Doctor Sleep (2019)

“They come back.”

At its core, Doctor Sleep takes Stephen King’s novel (which I admittedly have not read) and flips the pages into a supernatural horror story built for the screen, showcasing how the demons manifested in the mind can be more detrimental than any worldly foe. And while it can teeter on the edge of shocking violence, the film rarely resorts to blood and guts, ditching the typical genre tropes for terrors that linger around in the subconscious. For some folks the most frightening face they’ll ever come across is the one staring back at them in the mirror. Doctor Sleep sits there, looking hard and long and deep. It’s a self help therapy session in the form of a movie.

Decades removed from his nightmarish days at the Overlook Hotel, Danny Torrance (Ewan McGregor) is now an addled alcoholic, numbing the powers of his magical “shine” and suppressing the ghosts of his past one empty bottle after another. He’s a disheveled drunkard, only remembering last night’s bar fight during next morning’s confused stupor, waking up next to women he’s slept with but doesn’t actually know. This is his self- prescribed medication, his own downward spiral of a cycle, which is also the main overall thematic component of the film. Doctor Sleep explores the cyclical, predatory, genetic nature of depression and addiction. And in those rare cases where darkness finds the light at the end of the tunnel, to tell a story about recovery and sacrifice.

Maybe that’s why Danny inexplicably boards a bus, landing on his wobbly two feet in New Hampshire, sobering up with the help of his new friend Billy (Cliff Curtis), a man who sees in Danny all of the things he once loathed about himself. Doctor Sleep takes its time getting to this point, weaving together multiple storylines with great pacing and developing rich characters. Danny has a telepathic, Uncle-like correspondence with Abra (Kyliegh Curran), a teen with the “shine” of a rare diamond. Abra’s power are uncommon in the modern world, catching the attention of a vagabond group known as The True Knot. Led by Rose The Hat (an enchanting Rebecca Ferguson), the similarly supernatural beings feast on those who shine, inflicting pain and consuming the “steam” released by their souls in order to remain youthful. They didn’t catch Danny’s trail because a few learned tricks, and all the liquor as an adult, dulled his scent. But Abra can’t be missed.

While Doctor Sleep is a far cry from the coldly calculated nature of Stanley Kubrick’s The Shining, writer/director Mike Flanagan nonetheless manages to capture Stephen King’s affinity for the paranormal in a way that respects the author’s style and the visual stamp already signed, sealed and delivered by Kubrick’s iconic 1980 picture. There are numerous callbacks, recreated visuals, and a great eye for detail as we check into the Overlook again, evolving from a condemned and sprawling space into one that’s both new and old all at once. I still can’t believe that the final act works as well as it does. But then again, Flanagan only continues to cement himself as a storyteller worth listening to. He knows how to use tone and time to create something full of meaning beyond the surface level. It’s an outwardly wacky piece of entertainment that makes you think inwards.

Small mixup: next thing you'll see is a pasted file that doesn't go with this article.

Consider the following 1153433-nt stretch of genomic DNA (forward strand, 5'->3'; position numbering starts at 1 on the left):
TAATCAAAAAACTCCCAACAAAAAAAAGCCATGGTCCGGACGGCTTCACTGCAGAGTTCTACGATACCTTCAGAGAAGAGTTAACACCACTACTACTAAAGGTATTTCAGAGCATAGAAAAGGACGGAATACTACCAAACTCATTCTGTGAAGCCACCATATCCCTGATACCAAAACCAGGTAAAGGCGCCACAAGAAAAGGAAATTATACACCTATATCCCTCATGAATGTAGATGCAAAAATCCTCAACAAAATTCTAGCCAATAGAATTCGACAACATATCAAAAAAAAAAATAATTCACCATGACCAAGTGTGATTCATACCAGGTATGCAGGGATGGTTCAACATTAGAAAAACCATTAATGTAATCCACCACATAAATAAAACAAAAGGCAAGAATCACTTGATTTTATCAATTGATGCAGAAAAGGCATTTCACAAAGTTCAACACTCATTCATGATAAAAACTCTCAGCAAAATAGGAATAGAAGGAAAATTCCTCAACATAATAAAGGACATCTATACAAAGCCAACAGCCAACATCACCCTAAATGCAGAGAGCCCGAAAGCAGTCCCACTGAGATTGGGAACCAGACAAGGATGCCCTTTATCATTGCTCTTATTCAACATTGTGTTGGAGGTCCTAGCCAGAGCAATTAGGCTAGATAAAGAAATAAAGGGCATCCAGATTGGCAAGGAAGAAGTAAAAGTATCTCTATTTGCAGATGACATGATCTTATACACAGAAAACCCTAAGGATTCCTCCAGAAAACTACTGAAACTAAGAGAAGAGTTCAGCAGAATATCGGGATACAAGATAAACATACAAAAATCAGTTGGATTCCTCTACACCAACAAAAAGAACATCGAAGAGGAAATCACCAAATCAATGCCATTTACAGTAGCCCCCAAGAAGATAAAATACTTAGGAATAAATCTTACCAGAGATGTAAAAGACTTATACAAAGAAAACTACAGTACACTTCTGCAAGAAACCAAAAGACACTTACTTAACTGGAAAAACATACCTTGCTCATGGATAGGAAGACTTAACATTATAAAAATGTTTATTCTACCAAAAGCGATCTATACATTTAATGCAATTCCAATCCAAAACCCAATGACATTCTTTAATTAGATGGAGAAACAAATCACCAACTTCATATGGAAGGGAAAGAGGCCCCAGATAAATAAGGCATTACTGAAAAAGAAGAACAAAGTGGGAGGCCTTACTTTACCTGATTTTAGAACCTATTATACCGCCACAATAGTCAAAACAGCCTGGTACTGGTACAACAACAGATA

I’m sure it could have been shorter, and that some trimming – especially time spent with one-dimensional members of The True Knot – would’ve expedited the entire endeavor, possibly giving way to a smoother segue into the last act of the script. Yet having said that, Doctor Sleep may very well be my favorite big-budget horror film of 2019, precisely because it layers the psychological trauma of its characters with great empathy and a surprising sense of humor. It’s not a frightening film, relying more on menace and malice than easy jump scares, and instead of searching for a remedy from the comfort of a therapist’s couch, Doctor Sleep gets on its feet and faces its demons head on. That method isn’t for everyone, but it sure is a brave, corrective step in the right direction. The darkest depths of the mind can feel like hell, and Flanagan somehow manages to take those recesses seriously while still having all the fun of a grade school recess. Doctor Sleep works and plays better than I could have imagined. This one ain’t dull. It shines.

“I think the only difference between you and me is time.”

Rating: 4 out of 5

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